It is evident therefore that the purpose of holding information is crucial to us running an effective service for our Stakeholders. We will only share personal information with third parties where there is a legal basis for doing so. In line with our obligations of data security, we will only share Personal Data across departments within the FAI where such transfer is necessary for the processing of the data in accordance with its purpose. Our Privacy statement is available from our website ( 

Legal Obligations of the Association and its Employees 

Our employees receive training on Data Protection which equips them with the knowledge to carry out their roles in accordance with data protection requirements.

We administer our responsibilities under the legislation in accordance with the stated data protection principles outlined in the GDPR as follows: 

1. Process data lawfully, fairly and transparently: 
We will obtain and process Personal Data in a lawful, fair and transparent manner and ensure that data subjects are kept aware of what, how and why we process their data.

2. Purpose Limitation:
We will keep data for purposes that are specific, legitimate and explicit and clearly stated and the data will only be processed in a manner compatible with these purposes.

3. Data Minimisation:
No more information than is necessary for the purpose should be collected from the data subject. Personal Data held by us will be adequate, relevant and not excessive in relation to the purpose(s) for which it is kept.

4. Keep it safe and secure:
We will take appropriate security measures against unauthorised access to, or alteration, disclosure or destruction of, the data and against their accidental loss or destruction. We are aware that high standards of security are essential for all personal information.

5. Keep it accurate, complete and up-to-date:
We will have procedures that are adequate to ensure high levels of data accuracy. We will examine the general requirement to keep Personal Data up-to-date. We will put in place appropriate procedures to assist employees in keeping data up-to-date.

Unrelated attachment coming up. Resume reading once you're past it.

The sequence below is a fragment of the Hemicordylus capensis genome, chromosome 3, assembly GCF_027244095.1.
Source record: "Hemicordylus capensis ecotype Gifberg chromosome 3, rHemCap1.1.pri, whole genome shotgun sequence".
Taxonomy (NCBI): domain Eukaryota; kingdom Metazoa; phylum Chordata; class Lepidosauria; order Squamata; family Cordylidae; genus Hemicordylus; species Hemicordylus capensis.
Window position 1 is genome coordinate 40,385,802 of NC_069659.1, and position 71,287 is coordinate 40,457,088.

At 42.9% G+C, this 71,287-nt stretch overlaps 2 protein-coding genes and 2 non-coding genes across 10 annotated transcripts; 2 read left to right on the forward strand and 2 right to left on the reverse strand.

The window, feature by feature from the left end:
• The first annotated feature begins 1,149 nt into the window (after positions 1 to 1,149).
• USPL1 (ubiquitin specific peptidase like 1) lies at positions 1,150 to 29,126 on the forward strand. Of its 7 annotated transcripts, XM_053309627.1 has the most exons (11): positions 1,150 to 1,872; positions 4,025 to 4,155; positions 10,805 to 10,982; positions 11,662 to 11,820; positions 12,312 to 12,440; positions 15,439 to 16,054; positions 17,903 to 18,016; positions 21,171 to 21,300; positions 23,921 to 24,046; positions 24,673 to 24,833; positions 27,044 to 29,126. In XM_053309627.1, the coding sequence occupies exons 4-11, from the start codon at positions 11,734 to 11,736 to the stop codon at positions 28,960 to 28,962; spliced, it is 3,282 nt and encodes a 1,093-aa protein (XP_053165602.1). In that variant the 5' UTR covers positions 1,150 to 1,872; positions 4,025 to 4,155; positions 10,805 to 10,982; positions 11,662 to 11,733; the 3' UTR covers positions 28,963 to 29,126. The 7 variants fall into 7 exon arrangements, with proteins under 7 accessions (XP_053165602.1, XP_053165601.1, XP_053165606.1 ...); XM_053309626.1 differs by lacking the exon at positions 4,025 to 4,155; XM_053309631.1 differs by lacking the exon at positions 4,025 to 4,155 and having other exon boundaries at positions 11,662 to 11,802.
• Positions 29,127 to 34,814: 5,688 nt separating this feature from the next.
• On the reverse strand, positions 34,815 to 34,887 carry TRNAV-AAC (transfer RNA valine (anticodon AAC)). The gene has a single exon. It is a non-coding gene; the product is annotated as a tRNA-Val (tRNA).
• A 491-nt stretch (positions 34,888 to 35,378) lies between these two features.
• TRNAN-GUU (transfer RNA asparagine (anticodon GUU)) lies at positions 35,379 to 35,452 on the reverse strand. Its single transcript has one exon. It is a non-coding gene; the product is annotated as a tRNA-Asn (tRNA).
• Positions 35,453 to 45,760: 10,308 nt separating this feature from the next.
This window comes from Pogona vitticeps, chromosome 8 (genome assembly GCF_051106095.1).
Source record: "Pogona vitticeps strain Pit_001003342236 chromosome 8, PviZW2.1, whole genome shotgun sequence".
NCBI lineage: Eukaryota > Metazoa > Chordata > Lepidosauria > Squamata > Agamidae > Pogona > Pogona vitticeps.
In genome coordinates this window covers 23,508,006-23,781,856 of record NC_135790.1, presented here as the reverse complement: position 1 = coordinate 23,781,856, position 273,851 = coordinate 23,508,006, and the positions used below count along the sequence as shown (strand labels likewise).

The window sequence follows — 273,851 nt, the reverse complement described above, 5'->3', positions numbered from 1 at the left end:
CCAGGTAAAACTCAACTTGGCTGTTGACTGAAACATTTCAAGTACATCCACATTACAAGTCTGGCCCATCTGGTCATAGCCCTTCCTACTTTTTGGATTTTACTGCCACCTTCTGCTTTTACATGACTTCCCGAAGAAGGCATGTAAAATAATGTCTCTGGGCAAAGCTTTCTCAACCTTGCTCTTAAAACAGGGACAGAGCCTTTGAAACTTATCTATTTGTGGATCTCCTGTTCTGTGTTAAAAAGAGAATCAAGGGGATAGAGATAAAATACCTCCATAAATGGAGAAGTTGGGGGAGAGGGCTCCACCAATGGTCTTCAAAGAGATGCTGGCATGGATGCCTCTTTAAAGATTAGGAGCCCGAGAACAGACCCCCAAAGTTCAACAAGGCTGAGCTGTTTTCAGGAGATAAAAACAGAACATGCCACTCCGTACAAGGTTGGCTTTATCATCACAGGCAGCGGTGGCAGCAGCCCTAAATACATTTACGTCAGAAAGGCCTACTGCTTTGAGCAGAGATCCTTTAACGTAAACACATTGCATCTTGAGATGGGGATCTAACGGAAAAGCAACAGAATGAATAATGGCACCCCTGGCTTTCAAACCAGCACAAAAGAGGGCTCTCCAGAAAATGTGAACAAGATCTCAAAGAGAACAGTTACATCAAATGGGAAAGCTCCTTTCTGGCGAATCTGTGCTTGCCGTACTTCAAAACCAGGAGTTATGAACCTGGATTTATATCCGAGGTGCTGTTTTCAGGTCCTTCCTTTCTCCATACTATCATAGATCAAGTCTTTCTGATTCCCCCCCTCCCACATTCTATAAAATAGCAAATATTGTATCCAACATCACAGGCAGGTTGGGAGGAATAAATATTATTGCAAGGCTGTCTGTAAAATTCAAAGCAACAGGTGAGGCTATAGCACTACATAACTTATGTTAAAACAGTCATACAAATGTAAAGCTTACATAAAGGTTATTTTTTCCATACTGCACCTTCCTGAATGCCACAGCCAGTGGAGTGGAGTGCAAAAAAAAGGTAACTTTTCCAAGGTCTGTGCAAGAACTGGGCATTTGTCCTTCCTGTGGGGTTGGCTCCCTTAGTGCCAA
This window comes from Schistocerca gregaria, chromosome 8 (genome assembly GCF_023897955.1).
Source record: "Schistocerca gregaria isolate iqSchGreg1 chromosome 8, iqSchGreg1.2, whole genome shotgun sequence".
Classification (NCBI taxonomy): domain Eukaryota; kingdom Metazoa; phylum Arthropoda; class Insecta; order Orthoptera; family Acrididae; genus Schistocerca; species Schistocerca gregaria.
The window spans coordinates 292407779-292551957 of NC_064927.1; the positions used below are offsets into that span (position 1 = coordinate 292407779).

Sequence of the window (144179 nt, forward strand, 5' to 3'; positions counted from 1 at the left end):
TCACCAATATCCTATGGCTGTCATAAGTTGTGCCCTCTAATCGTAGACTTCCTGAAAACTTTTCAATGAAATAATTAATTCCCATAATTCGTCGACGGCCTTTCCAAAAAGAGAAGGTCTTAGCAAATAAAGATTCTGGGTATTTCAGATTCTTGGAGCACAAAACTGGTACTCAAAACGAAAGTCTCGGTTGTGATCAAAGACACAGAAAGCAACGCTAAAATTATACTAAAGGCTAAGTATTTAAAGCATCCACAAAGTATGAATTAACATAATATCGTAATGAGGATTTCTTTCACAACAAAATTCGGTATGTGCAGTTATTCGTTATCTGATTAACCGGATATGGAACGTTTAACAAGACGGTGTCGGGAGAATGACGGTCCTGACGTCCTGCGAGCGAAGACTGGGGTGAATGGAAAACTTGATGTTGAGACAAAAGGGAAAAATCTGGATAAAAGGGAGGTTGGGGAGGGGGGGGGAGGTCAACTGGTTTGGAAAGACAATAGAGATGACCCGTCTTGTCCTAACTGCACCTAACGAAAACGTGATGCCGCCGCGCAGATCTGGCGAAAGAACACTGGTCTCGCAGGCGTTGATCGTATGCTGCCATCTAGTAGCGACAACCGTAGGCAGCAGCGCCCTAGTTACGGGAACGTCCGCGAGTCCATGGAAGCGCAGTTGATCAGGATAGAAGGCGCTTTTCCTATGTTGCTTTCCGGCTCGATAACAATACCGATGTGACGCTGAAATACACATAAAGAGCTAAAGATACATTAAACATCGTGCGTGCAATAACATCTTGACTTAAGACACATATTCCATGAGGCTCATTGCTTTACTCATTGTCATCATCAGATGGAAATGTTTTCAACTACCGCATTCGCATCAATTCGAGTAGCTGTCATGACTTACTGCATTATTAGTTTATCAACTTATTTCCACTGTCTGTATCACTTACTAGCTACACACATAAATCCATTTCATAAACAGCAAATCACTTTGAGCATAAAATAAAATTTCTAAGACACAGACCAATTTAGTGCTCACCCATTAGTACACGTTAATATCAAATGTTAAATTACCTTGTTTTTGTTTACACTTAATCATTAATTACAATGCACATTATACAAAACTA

6. Storage Limitation:
We will maintain Personal Data in a form that permits identification of data subjects for no longer than is necessary for the purposes for which the Personal Data are processed. 

Age of Consent 

The Board of the FAI has set the age of consent at 18. We do not communicate with individual children directly unless an initial consent has been given by the child’s parent/guardian. As much as possible, all communication with children is channelled through their parents/or guardians. 

Access Requests under the GDPR 

An access request must be made by the data subject to whom the request concerns and can not be made by one individual on behalf of another. Although we have set the age of consent at 18, in the case of access requests, a person aged 13 and over can request their own data. Where the individual is aged under 13 and makes an access request, it will be dealt with on a case by case basis. In certain cases, a letter of consent signed by the child’s parent/guardian may be required in order to process a request.

Subject Access Requests should be made in accordance with our Subject Access Request Policy which is annexed hereto. 

Other Rights of Our Stakeholders 

In addition to the right of access, each Stakeholder has the following rights in relation to his or her Personal Data 

  • Right of access
  • Right of rectification or erasure
  • Right of restriction of processing
  • Right of objection to processing
  • Right to request the transfer of their Personal Data to a third party
  • Right to withdraw consent
  • Right to have name removed from a direct marketing list
  • Right to complain to the Data Protection Commissioner
  • Right to seek compensation through the Courts

Right of Access (as detailed in previous section)
Each Stakeholder is entitled to the personal information held on computer or in a manual filing system that facilitates access to information about him or her in accordance with our Subject Access Request Policy.

Right of rectification or erasure
Each Stakeholder has the right to have inaccurate information held about them corrected or rectified. In some circumstances, a Stakeholder may also have the information erased altogether from the database - for example, if the body keeping the information has no good reason to hold it (i.e. it is irrelevant or excessive for the purpose), or if the information has not been obtained fairly. A Stakeholder can exercise his or her right of rectification or erasure simply by writing to us.

Right of restriction/suspension to processing
A Stakeholder may request us to suspend the processing of their Personal Data in the following scenarios: (a) they want us to establish the data’s accuracy; (b) where our use of the data is unlawful but we have not been requested to erase it; (c) where they need us to hold the data even if we no longer to enable them to establish, exercise or defend legal claims; or (d) they have objected to our use of your data but we need to verify whether we have overriding legitimate grounds to use it.

Right of objection to processing
A Stakeholder may object to certain processing where we rely on a legitimate interest (or those of a third party) and there is something about that particular situation which makes the Stakeholder want to object to the processing where they feel it impacts on their fundamental rights and freedoms. Unless we can demonstrate that we have compelling legitimate ground for the processing which outweighs the objection then the processing complained of will cease within 30 days of receipt of a written request to do so.